January 25, 2021 9:33:42 AM
The year 2020 was one in which Americans dealt with big problems. The most obvious was the coronavirus pandemic, which surged into 2021 despite the arrival of a vaccine.
But if 2020 was full of problems, it also was a year that encouraged some solutions. One was the approval of a new Mississippi flag, which made its formal debut above the state Capitol earlier this week.
The debate over the former flag had been going on for years. The flag's homage to the Confederacy -- and its association with segregationists and white supremacist groups such as the Ku Klux Klan -- begged the question of whether it was wise to have a banner that divided people instead of uniting them.
In 2001, Mississippians voted 2-to-1 to keep the old flag. Nothing appeared to be significantly different about public opinion until last spring, when the deaths of Black people at the hands of white police officers sparked nationwide protests.
Suddenly, the Legislature voted to retire the state flag and set up a mechanism to choose a new one. More surprisingly, Gov. Tate Reeves, who had said for years that he opposed changing flags unless voters agreed, signed the bill. And most shocking of all, 71% of voters in the November election approved the proposed new flag.
Reeves said all the right things a few days ago when he signed another bill formalizing the approval of the flag that voters had approved.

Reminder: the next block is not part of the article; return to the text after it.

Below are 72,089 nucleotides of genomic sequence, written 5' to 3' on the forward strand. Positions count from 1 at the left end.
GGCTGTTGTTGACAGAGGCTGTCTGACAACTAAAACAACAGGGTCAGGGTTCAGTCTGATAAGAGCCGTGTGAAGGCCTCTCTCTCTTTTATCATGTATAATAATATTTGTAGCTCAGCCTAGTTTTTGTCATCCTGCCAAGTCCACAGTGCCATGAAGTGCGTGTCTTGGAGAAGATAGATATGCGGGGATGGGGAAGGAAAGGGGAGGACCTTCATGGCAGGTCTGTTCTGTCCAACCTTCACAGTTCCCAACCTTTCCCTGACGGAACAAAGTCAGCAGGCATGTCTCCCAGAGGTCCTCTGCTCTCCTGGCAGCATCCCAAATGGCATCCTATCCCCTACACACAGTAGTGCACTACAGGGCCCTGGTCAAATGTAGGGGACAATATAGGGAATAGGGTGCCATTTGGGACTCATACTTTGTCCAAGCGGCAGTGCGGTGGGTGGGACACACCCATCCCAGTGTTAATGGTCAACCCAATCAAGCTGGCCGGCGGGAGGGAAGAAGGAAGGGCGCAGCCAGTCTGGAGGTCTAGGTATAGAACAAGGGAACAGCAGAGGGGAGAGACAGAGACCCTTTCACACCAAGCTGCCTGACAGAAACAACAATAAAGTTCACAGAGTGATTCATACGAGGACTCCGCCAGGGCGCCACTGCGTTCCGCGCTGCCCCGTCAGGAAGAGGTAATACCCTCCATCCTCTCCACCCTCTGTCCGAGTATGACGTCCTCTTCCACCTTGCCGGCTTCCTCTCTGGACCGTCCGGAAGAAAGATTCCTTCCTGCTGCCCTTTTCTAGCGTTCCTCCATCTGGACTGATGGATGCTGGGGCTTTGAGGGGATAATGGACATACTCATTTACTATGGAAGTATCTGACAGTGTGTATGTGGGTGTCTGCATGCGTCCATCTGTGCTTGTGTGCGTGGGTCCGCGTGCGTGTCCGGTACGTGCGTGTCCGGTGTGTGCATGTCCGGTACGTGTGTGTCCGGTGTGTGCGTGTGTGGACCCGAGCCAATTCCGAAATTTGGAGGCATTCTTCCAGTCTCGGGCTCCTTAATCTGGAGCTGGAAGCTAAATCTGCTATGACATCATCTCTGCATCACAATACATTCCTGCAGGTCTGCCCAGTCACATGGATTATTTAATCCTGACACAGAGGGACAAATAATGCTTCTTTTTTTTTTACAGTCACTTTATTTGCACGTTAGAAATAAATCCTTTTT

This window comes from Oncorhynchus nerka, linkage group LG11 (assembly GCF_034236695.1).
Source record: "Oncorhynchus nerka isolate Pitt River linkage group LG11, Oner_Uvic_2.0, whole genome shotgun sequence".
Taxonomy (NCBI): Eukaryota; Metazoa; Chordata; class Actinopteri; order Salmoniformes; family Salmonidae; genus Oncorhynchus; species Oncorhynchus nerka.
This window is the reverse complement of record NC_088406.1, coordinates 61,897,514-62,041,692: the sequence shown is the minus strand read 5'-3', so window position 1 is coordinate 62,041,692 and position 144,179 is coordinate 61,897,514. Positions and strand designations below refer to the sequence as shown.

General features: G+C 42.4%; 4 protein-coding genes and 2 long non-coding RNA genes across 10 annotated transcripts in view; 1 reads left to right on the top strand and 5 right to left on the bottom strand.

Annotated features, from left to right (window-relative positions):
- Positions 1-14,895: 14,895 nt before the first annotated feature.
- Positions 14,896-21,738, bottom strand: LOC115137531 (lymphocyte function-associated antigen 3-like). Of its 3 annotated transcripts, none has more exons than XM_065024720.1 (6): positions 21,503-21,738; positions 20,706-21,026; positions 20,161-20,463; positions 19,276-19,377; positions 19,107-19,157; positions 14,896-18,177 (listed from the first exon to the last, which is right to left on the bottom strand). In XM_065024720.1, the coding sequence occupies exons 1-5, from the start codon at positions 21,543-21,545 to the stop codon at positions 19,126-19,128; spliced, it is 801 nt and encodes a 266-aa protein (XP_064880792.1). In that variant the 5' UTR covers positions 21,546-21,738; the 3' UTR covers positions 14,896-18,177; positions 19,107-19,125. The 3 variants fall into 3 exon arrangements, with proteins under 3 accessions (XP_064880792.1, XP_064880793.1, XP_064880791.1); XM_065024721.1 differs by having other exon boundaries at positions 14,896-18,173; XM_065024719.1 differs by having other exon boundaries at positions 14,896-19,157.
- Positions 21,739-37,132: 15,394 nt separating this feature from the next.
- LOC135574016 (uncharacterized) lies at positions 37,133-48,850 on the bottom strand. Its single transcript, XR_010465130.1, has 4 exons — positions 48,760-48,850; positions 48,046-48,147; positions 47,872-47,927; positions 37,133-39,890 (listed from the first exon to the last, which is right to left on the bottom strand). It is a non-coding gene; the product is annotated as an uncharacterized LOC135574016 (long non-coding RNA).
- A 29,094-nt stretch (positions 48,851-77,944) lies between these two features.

He admitted that the old banner, with its Confederate battle flag, had been "a prominent roadblock to unity." And he added, "When many looked at our former flag, they just saw a symbol of the state and heritage they love. But many felt dismissed, diminished and even hated because of that flag. That is not a firm foundation for our state. So today, we turn the page."
The objections of Mississippians who resent the shift away from their heritage is understandable. But if 2020 taught us anything at all, it's that this state and the country have more important things to focus on than a flag.
We are still at the mercy of a virus that has killed far too many people. There is no return to normalcy until this affliction is tamed.
We remain divided and unwilling to listen to other opinions. We swallow wild conspiracy theories about the other side that any dispassionate observer would think are the delusions of a paranoid schizophrenic.
In Mississippi specifically, the economy is falling further behind the rest of the nation. Our population is not growing. As much as those of us who live in Mississippi like it, the rest of the country fails to see the state's potential. This goes double for the small towns that dot the state. As Americans flock to larger cities, small communities rightly worry about what their future holds.
Monday's flag-raising ceremony, though, was the culmination of a positive movement that can only improve this state's image outside its borders while fostering greater unity within them.
It was, as the governor said, a small step but an important one.
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